Billing Agents and more BT grumbles... 2008

 The organisation of basic utilities in the UK is really dreadful. Take electricity for example. The public have to pay, not only for electricity, but many have to pay for the running of a billing agent. Electricity is sold to the billing agent at "wholesale" price and they just pass on that price plus whatever they can squeeze out of their customers to pay huge salaries for their managers and interest for the shareholders of the billing companies (and the minimum wage of two or three people at their call centre). The terms and conditions of the billing agents are often written in microscopic grey print on off-white or coloured paper and sometimes even the rates you have to pay are shrouded in mystery. All of course pretend that they and they alone, are cheapest.

A big problem for the public and a huge benefit for the actual supplier is the fact that the latter can hide behind the billing agent and get away scot-free when they give poor service.
This is the situation with the telephone service in the UK. One can choose a broadband supplier and, until anything goes wrong, you can benefit from the service. However, if anything goes wrong what do you do?

We are plagued with a noisy telephone line. Not all the time, mainly when it's raining. After a day of rain the crackling on the line gets bad. So bad, in fact that one cannot easily use the phone, let alone broadband which needs a perfect line in order to work at its best.
I rang BT, our broadband supplier. Our telephone line is poor; I tell them after waiting for what seems like eternity in a queue. It's no good whining to us the lady at the other end says (or words to that effect); you pay your line rental to the Post Office.

One day my wife in a moment of weakness, feeling sorry for our Post Office, which was under threat of closure, switched from BT to Post Office Home Phone.
I rang the Post Office, and of course had to wait in another long queue listening to very crackly music.

After about 20 minutes I got through and was able to explain that our line was faulty. "Who is that speaking?", asked the rather abrupt women at the other end. I told her and she said she couldn't talk to me because it was my wife that was the account holder.

Luckily my wife arrived home at that instant and I put her on. She figured out the reason for the call without being prompted and explained our predicament, but after she had been transferred to another person, whose voice was quieter than the crackling, the line went dead. Another 30 minutes wasted.

I tried again and after another interminable wait, I managed to get through to an engineer. Do you want to talk to my wife I asked? "Not really", he said in a puzzled voice. He did a line test and agreed that the line was poor. Not surprising as I had to ask him to repeat what he was saying because of the ear splitting crackling.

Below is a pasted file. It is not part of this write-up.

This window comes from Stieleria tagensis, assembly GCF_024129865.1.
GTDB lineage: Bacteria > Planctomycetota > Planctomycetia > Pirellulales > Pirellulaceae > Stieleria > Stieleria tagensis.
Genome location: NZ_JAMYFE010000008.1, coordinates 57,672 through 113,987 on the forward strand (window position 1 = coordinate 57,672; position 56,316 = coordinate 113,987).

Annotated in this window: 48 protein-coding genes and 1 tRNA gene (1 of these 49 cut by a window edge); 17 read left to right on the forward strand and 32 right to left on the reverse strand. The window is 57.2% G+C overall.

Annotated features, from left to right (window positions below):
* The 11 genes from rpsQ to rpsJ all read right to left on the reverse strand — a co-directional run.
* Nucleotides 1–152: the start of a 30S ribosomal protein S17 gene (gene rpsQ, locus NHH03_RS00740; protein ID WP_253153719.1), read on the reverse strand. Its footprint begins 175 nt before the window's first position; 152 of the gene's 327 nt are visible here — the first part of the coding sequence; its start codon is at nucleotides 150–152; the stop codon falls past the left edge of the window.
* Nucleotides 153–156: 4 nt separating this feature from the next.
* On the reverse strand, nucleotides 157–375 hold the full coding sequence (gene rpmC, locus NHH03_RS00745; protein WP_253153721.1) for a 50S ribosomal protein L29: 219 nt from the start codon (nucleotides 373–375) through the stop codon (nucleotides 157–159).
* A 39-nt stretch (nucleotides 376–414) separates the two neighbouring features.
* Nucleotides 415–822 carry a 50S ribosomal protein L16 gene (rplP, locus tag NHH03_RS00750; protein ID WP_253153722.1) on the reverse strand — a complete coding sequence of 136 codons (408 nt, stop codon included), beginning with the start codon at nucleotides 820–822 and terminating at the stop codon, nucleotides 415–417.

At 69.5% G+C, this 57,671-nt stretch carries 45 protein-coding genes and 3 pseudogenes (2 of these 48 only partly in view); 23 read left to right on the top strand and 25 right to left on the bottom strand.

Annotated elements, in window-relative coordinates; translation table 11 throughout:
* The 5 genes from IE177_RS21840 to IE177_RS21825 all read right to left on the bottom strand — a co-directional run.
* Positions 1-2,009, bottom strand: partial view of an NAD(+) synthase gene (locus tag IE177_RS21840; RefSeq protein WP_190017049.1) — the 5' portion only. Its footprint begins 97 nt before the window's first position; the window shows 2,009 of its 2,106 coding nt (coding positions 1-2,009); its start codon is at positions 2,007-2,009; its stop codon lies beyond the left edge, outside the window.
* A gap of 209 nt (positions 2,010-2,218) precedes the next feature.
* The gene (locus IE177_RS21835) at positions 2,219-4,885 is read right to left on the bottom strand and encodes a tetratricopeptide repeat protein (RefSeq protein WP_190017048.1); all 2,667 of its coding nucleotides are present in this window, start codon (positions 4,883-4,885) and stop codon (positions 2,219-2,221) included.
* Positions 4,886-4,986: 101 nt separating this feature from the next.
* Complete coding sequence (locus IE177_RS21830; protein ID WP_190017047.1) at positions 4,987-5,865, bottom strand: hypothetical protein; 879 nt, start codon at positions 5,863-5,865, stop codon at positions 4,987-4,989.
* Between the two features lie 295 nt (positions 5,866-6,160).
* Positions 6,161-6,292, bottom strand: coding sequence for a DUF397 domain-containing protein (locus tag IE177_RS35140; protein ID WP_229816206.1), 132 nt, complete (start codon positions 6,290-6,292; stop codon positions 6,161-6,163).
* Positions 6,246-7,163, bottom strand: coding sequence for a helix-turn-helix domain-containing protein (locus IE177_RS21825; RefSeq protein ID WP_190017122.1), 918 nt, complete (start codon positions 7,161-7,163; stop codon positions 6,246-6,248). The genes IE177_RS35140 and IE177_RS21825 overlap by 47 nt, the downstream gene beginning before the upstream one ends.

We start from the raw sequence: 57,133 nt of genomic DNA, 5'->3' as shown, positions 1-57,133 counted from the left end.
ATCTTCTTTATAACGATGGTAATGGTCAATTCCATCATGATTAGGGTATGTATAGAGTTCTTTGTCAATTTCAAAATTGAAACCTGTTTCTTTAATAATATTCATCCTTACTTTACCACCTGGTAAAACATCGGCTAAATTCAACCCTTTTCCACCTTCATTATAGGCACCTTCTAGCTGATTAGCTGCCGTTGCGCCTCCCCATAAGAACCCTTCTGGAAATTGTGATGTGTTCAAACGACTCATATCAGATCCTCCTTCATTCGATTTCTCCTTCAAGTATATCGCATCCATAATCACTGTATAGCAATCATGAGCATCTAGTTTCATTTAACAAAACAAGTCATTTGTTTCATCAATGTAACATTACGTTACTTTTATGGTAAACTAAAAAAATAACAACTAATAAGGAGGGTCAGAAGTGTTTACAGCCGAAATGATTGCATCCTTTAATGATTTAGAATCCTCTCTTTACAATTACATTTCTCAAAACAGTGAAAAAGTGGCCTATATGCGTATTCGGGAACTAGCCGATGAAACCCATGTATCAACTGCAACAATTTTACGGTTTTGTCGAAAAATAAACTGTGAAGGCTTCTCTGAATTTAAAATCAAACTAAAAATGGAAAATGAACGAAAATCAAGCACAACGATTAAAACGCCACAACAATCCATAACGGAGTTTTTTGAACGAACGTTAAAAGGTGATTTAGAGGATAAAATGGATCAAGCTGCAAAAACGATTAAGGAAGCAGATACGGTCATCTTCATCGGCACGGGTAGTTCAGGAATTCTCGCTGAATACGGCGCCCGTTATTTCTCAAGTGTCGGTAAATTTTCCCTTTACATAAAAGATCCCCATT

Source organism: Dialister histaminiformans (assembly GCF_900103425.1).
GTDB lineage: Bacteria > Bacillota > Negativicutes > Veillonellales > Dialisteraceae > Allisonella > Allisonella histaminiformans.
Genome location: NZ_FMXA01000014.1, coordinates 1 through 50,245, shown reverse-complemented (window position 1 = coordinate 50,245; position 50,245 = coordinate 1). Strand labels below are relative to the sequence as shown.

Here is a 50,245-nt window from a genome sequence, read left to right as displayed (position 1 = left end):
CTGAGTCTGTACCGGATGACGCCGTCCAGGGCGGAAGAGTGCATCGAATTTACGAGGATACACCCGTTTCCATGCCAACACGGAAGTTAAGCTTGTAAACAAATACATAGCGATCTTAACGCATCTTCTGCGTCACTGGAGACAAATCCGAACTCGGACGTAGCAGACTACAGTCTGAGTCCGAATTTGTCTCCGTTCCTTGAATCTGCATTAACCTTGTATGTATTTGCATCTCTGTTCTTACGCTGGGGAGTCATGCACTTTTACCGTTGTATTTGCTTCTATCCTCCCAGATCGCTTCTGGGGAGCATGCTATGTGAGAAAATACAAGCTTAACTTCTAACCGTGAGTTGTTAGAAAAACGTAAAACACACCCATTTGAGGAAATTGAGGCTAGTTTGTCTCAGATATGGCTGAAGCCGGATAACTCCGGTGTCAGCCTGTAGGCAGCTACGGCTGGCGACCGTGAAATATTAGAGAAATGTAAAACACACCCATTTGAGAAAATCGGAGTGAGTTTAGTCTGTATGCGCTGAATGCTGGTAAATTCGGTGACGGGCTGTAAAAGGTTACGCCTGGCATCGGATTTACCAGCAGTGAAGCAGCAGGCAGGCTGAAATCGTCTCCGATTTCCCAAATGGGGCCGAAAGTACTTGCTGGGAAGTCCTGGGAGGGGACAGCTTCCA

We agreed Friday PM, which was three days away (being the best they could arrange) for a BT engineer to visit me.
Late on Friday, with a crackly line and no improvement, I called back the Post Office people and this time spoke, not to an Irish engineer but a Polish engineer. I suggested it was a bit late for the BT chap to call and he looked in his records and explained that the engineer wasn't going to call as the line had been tested and found to be perfect.
What about this awful crackling I asked? Maybe we should make another appointment he suggested? When I asked when that would be he said he couldn't say and went off to type on his keyboard for about ten minutes, emerging every so often to apologise for the delay.
Eventually he resurfaced and said it was all done and could he transfer me to Customer Services or something. I agreed and eventually I got through to a young lady who immediately said she couldn't talk to me. I handed the phone to my wife and she managed to get the young lady to talk to me instead.
I explained our predicament. Wouldn't it have been a good idea to include me in the loop about sorting out my line problem I asked? Yes she said.
I'd like to discuss compensation I told her. She agreed to get someone to call us back to sort something out but they haven't bothered yet.

The next morning the line was perfect. It has stopped raining so maybe it's just because of that? Maybe an engineer worked all night tightening up wires and refitting waterproof covers? Who knows? Let's see what happens when it rains again?

I did a "quiet line test" by calling 17070 and selecting Option 2, and it really was as quiet as the grave.

My Home Hub tells me it's only running a download speed of about 900k instead of the usual 4,700k so it obviously hasn't discovered that the line has gone quiet yet. I'll have to unplug and replug it's power supply.

I hate to say it but maybe it would be better to switch back to BT for our line rental and cut out the billing agent layer?

Incidentally, this crackling problem can sometimes get confusing as if one is using the phone it has the effect of damping down the peak level of the crackles and this can sometimes let the broadband signal synchronise. You explain on the phone that there isn't a solid green light and suddenly there is and you think the fault has cleared. Hang up and the green light reverts to flashing again.

You can test your system by systematically unplugging stuff and dialling 17070. This might show up a faulty filter or a faulty extension phone.

Postscript.... Feb/March 2008

I'm carrying out some housekeeping on the website and I spotted this unresolved grumble about BT. As I try to always resolve problems, albeit sometimes only after years.... I thought I'd say how this one went..

A BT engineer turned up with a trainee in tow one day after numerous complaints about problems with my telephone line and Home Hub. I must say that BT do their best to avoid sending out an engineer because they threaten to charge you loads of money if the fault turns out to be anything other than their phone line or master socket. After confirming that the fault was indeed in this category as best I could, I insisted the engineers came and resolved the problem.